Bethlehem, one month before Christmas

Bethlehem, one month before Christmas

A journey in the city where Jesus was born on the eve of Advent and one month before the celebration of Christmas

One month before Christmas, Bethlehem is a city that is suffering and afraid. In the past few days, the city is deprived on its Christmas decorations: a decision of the city authorities, in solidarity with the victims of the war which for a month and a half has raged in particular in Gaza.

The true spirit of Christmas

The patriarchs and the heads of the Churches of Jerusalem,  in a note dated 10 November, invited their faithful to “stand strong with those who are suffering such afflictions, y this year foregoing any unnecessarily festive activities. We likewise encourage our priests and the faithful to focus more on the spiritual meaning of Christmas in their pastoral activities, with all the focus directed at holding in our thoughts our brothers and sisters affected by this war and its consequences and with fervent prayers for a just and lasting peace in our beloved Holy Land.”

The Status Quo will nevertheless be respected. On the eve of Advent, the Custos of the Holy land, fra Francesco Patton, as every year, will make his entrance into Bethlehem. Although this year it will be less solemn than usual: there will be a reduced presence of scouts and the procession along Star Street will not be accompanied by music, but will take place in a  climate of silence and prayer. The same will be repeated on 24 December with the Latin  Patriarch of Jerusalem.

Christmas with the lights switched off

In an unusually empty Manger Square, in the nearby streets, the electricians are taking down the lights. This year there will not be the usual large Christmas trees, usually the families This year there will not be the large Christmas tree and the Nativity scene.  The steps of the Franciscan friars, who every go to in a procession to the Grotto of the Nativity, echo in a completely empty city. “At this time of the year, the Christian families in Bethlehem are beginning to prepare for Christmas, and the places of the birth of Jesus are full of pilgrims, but this year it is different. This year the Christians of the Holy Land are celebrating on their own. We will welcome Christmas with grief and sadness, ” said Lina, a Christian from Bethlehem.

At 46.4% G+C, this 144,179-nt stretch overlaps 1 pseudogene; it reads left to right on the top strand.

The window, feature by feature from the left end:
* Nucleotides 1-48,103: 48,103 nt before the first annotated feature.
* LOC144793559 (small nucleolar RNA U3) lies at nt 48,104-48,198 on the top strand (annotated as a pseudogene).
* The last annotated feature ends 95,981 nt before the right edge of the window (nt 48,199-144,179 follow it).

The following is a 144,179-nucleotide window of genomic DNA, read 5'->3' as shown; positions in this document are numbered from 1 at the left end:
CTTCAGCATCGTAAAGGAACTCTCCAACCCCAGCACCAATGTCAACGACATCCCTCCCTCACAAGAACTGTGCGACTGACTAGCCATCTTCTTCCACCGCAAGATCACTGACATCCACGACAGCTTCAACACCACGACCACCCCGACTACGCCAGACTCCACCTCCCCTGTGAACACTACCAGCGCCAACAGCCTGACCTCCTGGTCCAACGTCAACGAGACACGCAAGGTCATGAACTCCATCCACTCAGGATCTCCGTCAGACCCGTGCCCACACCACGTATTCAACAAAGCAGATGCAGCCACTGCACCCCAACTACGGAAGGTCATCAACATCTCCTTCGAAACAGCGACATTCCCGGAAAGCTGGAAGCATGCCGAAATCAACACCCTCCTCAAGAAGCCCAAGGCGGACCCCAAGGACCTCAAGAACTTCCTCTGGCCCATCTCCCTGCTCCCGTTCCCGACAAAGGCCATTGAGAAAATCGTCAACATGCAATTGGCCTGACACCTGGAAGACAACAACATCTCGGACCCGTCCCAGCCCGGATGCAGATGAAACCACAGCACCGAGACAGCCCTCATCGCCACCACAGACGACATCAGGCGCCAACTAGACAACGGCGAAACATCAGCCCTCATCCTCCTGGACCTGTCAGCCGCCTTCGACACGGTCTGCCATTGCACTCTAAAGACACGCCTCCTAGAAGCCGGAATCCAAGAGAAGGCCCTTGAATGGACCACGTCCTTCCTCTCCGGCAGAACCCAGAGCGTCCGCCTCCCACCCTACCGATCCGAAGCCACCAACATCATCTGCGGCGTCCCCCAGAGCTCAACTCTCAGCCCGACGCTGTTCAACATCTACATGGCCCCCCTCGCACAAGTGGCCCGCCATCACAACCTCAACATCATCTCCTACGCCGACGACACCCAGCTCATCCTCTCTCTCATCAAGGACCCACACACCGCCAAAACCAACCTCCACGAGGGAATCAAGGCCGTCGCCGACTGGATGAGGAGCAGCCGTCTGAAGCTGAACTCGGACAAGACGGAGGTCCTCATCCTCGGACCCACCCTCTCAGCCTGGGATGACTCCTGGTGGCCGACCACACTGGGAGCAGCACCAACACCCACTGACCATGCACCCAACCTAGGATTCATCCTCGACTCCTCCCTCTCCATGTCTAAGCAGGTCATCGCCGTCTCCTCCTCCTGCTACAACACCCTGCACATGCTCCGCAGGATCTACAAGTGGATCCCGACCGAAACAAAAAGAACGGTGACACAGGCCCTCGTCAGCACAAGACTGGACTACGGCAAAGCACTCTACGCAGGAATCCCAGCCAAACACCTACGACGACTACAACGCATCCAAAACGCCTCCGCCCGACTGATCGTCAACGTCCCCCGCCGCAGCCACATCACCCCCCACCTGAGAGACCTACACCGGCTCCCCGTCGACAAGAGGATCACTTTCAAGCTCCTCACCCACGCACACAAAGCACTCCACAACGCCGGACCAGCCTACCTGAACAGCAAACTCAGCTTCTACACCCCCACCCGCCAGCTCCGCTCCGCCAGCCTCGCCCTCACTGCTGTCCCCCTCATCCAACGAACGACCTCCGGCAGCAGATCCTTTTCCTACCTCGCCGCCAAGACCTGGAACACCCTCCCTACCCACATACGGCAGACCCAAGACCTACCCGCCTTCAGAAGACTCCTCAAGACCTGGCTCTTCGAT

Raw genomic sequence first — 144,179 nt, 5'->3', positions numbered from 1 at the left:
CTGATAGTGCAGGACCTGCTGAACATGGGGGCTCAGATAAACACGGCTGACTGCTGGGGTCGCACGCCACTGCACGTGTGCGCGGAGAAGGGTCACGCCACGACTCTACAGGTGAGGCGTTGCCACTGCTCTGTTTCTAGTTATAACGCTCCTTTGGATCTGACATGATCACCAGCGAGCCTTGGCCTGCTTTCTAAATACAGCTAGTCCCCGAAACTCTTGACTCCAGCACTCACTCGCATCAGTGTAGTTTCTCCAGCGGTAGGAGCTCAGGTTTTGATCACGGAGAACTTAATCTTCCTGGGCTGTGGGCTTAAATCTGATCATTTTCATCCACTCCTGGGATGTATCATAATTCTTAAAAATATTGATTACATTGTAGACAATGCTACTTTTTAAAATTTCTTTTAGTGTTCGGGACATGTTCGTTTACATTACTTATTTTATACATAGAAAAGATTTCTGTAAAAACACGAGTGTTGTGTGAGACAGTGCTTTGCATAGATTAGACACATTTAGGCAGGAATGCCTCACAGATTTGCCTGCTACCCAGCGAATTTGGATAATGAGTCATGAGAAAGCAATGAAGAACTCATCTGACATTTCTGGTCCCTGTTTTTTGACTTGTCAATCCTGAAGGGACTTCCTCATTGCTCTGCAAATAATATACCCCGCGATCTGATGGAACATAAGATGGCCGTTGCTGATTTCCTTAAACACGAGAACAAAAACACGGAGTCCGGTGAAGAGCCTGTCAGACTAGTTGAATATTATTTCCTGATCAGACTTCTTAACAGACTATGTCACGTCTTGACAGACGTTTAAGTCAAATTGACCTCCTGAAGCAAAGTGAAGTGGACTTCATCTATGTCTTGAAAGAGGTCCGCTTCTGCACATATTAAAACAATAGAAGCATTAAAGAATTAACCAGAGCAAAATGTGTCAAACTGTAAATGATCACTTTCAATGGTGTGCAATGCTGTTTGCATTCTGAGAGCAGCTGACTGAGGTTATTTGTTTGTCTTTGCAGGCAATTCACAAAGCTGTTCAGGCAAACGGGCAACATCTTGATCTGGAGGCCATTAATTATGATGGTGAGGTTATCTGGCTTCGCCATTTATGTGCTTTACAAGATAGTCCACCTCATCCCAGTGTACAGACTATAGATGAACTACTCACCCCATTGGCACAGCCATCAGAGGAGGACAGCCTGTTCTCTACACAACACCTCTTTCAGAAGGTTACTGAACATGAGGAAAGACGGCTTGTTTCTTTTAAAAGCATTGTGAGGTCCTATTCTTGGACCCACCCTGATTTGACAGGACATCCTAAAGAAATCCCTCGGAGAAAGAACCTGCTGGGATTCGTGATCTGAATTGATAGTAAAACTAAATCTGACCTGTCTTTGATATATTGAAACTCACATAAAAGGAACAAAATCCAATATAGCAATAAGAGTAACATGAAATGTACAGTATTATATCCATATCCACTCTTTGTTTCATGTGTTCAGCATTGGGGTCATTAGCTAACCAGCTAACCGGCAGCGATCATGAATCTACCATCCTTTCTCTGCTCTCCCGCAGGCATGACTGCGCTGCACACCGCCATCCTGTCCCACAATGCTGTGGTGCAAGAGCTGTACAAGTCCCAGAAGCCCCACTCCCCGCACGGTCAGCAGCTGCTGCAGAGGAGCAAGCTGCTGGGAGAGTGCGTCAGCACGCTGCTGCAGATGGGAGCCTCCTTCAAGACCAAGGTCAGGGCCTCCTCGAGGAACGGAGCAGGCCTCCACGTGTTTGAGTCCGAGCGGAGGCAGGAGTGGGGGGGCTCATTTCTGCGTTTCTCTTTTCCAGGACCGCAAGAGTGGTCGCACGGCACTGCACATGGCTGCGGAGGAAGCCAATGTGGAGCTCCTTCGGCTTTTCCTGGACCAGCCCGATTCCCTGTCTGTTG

What future is there?

In the streets near the Basilica, the souvenir shops are all closed. A few shopkeepers open by appointment. Production has also stopped: they cannot afford to have costs knowing that the Christmas season has been lost, and that the pieces will remain on the shelves gathering dust. The uncertainty of the future hovers over everything. Sixty to seventy per cent of Bethlehem’s economy is based on  tourism. Ninety per cent of the Christians are employed in this sector.  2023 was to have been a record year of presences, after the crisis of Covid, but the war has foiled everything.

The economic repercussions are being felt. Since the start of the war, the main points of access into Bethlehem have been closed and even moving between the different Palestinian cities has become very complicate due to road blocks and closed roads. This has repercussions on the movement and on the prices of goods, including of staples. Many, including among the Christians, are thinking of emigrating, especially the youngest: they see no prospects to found a family and raise children here.

The gift of hope

The Sunday Masses in the  Latin parish church of St Catherine, are packed. “People are looking for peace and hope in God,” said the Latin parish priest, fra Rami Asakrieh. “We are approaching Advent. At this time of the year, the Church invites us to accept the invitation of God, his love and his peace. We will concentrate on the true meaning of Christmas, more than showing Christmas. Lights and music are fine expressions of joy, but they are not the true meaning of Christmas.” “As Christians of Bethlehem and the Holy Land,” Lina told us, “we will not give up celebrating the birth of Jesus Christ, because this is what brings hope to our lives  and with Christmas we feed this hope in our hearts.”

Marinella Bandini